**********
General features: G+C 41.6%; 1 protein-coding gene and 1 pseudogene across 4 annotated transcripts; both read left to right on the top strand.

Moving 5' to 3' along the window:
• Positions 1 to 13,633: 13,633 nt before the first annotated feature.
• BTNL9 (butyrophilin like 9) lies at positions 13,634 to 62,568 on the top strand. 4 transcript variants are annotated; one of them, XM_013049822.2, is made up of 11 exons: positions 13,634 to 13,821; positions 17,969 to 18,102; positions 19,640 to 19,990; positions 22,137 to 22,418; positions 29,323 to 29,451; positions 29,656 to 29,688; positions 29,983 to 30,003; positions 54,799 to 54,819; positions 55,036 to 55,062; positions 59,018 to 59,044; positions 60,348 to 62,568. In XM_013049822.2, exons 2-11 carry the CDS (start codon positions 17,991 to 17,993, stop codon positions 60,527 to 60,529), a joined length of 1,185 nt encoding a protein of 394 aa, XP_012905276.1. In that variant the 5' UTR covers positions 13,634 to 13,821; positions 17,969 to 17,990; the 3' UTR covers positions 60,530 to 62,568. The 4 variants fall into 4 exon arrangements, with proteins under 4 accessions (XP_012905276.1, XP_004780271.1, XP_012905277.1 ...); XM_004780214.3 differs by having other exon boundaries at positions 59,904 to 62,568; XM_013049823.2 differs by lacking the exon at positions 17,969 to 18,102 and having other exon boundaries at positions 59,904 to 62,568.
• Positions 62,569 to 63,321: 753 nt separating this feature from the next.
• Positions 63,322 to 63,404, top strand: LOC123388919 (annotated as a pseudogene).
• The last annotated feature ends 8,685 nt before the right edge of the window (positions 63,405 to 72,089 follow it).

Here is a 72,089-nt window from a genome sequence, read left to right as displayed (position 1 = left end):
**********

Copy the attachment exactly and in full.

General features: G+C 41.6%; 1 protein-coding gene and 1 pseudogene across 4 annotated transcripts; both read left to right on the top strand.

Moving 5' to 3' along the window:
• Positions 1 to 13,633: 13,633 nt before the first annotated feature.
• BTNL9 (butyrophilin like 9) lies at positions 13,634 to 62,568 on the top strand. 4 transcript variants are annotated; one of them, XM_013049822.2, is made up of 11 exons: positions 13,634 to 13,821; positions 17,969 to 18,102; positions 19,640 to 19,990; positions 22,137 to 22,418; positions 29,323 to 29,451; positions 29,656 to 29,688; positions 29,983 to 30,003; positions 54,799 to 54,819; positions 55,036 to 55,062; positions 59,018 to 59,044; positions 60,348 to 62,568. In XM_013049822.2, exons 2-11 carry the CDS (start codon positions 17,991 to 17,993, stop codon positions 60,527 to 60,529), a joined length of 1,185 nt encoding a protein of 394 aa, XP_012905276.1. In that variant the 5' UTR covers positions 13,634 to 13,821; positions 17,969 to 17,990; the 3' UTR covers positions 60,530 to 62,568. The 4 variants fall into 4 exon arrangements, with proteins under 4 accessions (XP_012905276.1, XP_004780271.1, XP_012905277.1 ...); XM_004780214.3 differs by having other exon boundaries at positions 59,904 to 62,568; XM_013049823.2 differs by lacking the exon at positions 17,969 to 18,102 and having other exon boundaries at positions 59,904 to 62,568.
• Positions 62,569 to 63,321: 753 nt separating this feature from the next.
• Positions 63,322 to 63,404, top strand: LOC123388919 (annotated as a pseudogene).
• The last annotated feature ends 8,685 nt before the right edge of the window (positions 63,405 to 72,089 follow it).

Here is a 72,089-nt window from a genome sequence, read left to right as displayed (position 1 = left end):